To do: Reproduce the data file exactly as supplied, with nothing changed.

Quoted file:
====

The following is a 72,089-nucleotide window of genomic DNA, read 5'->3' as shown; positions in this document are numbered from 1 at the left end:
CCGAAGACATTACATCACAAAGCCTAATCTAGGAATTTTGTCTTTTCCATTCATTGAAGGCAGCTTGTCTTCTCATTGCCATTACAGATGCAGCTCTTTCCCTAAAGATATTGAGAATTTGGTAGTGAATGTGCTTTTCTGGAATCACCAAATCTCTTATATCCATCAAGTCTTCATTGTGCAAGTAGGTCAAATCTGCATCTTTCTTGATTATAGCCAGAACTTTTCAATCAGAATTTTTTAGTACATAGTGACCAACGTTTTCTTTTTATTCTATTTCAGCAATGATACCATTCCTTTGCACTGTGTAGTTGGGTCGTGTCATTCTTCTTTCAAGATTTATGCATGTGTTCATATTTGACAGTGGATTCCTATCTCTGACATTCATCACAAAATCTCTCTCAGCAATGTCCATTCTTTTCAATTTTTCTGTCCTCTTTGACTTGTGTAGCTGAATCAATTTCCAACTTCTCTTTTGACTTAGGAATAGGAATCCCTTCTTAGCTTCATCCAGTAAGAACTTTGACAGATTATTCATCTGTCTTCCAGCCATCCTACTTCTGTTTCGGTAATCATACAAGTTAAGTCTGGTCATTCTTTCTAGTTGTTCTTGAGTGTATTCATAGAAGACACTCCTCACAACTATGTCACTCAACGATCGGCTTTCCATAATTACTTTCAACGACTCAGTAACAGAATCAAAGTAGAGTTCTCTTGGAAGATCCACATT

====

The following is a 72,089-nucleotide window of genomic DNA, read 5'->3' as shown; positions in this document are numbered from 1 at the left end:
CCGAAGACATTACATCACAAAGCCTAATCTAGGAATTTTGTCTTTTCCATTCATTGAAGGCAGCTTGTCTTCTCATTGCCATTACAGATGCAGCTCTTTCCCTAAAGATATTGAGAATTTGGTAGTGAATGTGCTTTTCTGGAATCACCAAATCTCTTATATCCATCAAGTCTTCATTGTGCAAGTAGGTCAAATCTGCATCTTTCTTGATTATAGCCAGAACTTTTCAATCAGAATTTTTTAGTACATAGTGACCAACGTTTTCTTTTTATTCTATTTCAGCAATGATACCATTCCTTTGCACTGTGTAGTTGGGTCGTGTCATTCTTCTTTCAAGATTTATGCATGTGTTCATATTTGACAGTGGATTCCTATCTCTGACATTCATCACAAAATCTCTCTCAGCAATGTCCATTCTTTTCAATTTTTCTGTCCTCTTTGACTTGTGTAGCTGAATCAATTTCCAACTTCTCTTTTGACTTAGGAATAGGAATCCCTTCTTAGCTTCATCCAGTAAGAACTTTGACAGATTATTCATCTGTCTTCCAGCCATCCTACTTCTGTTTCGGTAATCATACAAGTTAAGTCTGGTCATTCTTTCTAGTTGTTCTTGAGTGTATTCATAGAAGACACTCCTCACAACTATGTCACTCAACGATCGGCTTTCCATAATTACTTTCAACGACTCAGTAACAGAATCAAAGTAGAGTTCTCTTGGAAGATCCACATT